I am as eager as the next person to know the results of tonight's presidential election, but also know that I should restrain my intense interest. In principle, I oppose early projections in any state until all the polls across the entire nation are closed.
I'm really at odds with myself on this because I really want to see my favorite candidates win tonight and celebrate before it gets too late in the evening, but I also know that early projections often cause problems and have done so for years now.
So bear with me. I will make few friends in what I am writing right now, but before you dismiss my thoughts out of hand, please first consider my argument and consider whether any irreparable harm would be done if the networks and others, one day in the future, voluntarily waited to broadcast their estimates until all the polls nationwide were closed.
I first made this argument in the Chicago Tribune, exactly twenty years ago today on Nov. 4, 1988 in an article titled "Polls, news media, and a distorted electoral process." I make this argument every four years.
In my mind, it is simply wrong when the news media, and especially all the networks, "call the election" hours before the polls close in other states further west.
Why, you ask?
Because it can influence voter turnout in those states where the polls are still open. Even though an early call might not affect the true, final presidential outcome nationwide or surely in a state like California that everyone understandably assumes will go for Obama tonight, it can dishearten some voters who have not yet voted.
Campaign workers for non-presidential candidates, and the candidates themselves are also affected.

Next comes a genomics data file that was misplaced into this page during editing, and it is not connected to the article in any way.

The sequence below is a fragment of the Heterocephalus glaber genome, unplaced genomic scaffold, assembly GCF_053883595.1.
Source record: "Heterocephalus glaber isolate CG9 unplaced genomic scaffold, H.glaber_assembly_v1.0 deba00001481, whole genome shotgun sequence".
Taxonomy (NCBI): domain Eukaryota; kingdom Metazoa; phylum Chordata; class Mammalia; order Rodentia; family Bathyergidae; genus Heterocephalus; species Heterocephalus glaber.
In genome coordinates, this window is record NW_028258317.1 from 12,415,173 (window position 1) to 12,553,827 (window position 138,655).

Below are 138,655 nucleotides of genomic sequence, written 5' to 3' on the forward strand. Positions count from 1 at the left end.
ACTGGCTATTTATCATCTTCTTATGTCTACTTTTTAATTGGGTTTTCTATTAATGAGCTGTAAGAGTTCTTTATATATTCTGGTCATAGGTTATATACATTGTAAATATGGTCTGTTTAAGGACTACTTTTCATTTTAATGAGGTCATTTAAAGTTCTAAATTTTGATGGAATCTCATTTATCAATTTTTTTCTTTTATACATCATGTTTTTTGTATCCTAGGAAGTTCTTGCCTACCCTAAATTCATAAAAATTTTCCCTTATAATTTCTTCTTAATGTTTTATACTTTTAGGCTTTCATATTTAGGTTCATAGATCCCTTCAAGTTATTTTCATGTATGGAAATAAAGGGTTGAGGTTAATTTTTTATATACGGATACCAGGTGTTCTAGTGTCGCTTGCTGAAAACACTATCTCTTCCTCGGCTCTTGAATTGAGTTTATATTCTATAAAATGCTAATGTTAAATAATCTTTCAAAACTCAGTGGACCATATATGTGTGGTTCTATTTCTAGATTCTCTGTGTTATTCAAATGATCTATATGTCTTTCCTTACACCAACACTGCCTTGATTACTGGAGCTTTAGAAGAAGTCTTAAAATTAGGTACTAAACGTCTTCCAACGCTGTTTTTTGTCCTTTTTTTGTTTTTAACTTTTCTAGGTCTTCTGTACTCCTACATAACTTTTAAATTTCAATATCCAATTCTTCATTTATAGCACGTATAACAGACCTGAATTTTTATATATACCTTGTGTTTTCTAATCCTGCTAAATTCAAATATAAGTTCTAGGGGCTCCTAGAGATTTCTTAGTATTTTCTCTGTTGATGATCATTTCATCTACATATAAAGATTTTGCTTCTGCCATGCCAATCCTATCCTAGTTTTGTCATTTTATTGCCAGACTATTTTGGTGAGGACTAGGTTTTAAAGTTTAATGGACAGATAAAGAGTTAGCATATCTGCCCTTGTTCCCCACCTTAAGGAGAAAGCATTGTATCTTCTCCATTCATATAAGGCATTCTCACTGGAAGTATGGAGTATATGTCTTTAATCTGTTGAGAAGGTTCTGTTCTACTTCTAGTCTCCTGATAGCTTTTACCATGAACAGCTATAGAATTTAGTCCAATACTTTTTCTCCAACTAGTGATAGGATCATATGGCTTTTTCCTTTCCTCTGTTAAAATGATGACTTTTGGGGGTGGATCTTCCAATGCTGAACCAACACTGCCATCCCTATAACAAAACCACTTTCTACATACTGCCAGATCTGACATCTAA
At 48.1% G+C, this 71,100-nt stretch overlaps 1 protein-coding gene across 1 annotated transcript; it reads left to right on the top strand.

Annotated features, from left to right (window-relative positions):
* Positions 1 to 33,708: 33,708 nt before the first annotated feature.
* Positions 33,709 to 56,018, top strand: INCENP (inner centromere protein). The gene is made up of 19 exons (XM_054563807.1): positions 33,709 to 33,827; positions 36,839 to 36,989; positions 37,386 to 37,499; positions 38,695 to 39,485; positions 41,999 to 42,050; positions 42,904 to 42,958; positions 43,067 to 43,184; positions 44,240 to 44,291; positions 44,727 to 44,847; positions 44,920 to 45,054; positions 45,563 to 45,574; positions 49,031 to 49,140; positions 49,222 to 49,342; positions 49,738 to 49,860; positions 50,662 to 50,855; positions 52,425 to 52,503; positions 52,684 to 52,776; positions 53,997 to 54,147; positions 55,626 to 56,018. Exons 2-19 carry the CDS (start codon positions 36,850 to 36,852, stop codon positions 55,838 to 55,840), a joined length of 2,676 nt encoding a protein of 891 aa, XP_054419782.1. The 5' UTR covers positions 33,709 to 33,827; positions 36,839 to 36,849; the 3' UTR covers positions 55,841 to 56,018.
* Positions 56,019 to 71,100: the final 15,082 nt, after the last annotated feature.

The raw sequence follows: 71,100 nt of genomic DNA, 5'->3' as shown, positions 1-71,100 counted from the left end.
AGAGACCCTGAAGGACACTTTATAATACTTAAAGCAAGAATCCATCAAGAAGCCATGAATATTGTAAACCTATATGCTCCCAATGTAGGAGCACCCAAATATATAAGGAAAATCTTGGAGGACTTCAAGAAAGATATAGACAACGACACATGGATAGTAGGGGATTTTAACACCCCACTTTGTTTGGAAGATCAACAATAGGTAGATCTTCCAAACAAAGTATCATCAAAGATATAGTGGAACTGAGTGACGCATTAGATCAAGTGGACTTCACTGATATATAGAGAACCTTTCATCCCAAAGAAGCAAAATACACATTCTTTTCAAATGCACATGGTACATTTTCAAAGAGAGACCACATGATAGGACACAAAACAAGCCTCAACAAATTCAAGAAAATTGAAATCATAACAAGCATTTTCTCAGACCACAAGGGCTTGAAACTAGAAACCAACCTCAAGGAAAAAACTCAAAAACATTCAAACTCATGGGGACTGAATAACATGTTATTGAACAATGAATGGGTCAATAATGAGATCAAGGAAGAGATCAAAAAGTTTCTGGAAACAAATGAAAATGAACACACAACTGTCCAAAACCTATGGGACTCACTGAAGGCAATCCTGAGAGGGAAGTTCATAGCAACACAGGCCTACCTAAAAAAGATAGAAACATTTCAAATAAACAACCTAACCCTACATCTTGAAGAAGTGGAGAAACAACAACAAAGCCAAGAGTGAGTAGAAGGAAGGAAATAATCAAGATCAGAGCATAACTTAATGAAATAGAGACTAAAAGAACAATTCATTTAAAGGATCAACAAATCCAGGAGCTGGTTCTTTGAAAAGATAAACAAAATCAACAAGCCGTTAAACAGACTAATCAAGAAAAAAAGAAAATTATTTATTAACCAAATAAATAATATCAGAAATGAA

Early projections in one state that cause the presidential election to be called, can change the results in very close races in other states for congress, or city council, if people change their behavior as a result of what they've heard, either staying home or, by contrast, being more motivated to go out and vote. In other words, the early announcement that the presidential race is over, or even heavily trending one way mucks with our nation's electoral process.
So called scientific studies have been conducted that the networks like to cite. The studies they cite suggest that there is no such effect, but what do you expect them to say, and furthermore, how can you do a perfect experimental test of what would have happened if you hadn't called the election when you did?
An early projection of the presidential race could also conceivably affect the outcome in a close senate race this year that then could tip the balance one way or the other as to whether or not the democrats get the filibuster proof Senate they are looking for tonight. Unlikely yes, but why should there be any risk at all, I ask?
Who gave the right to the media to have such power and interfere this way?
Early calls that are accurate can cause problems enough, but when the early call is wrong it does even more damage, some of it very long lasting, as we saw in the 2000 election where the networks couldn't make up their minds, first calling Florida for Gore, then taking it back.
The late Sam Donaldson of ABC once defended the early call practice by saying "How can we sit on the news when we have it, it's our duty to report the news as soon as we have it?," or words to that effect.
I would respond as follows:
First, the news media sit on the news all the time. National news does it, though local news is worse and the more habitual offender.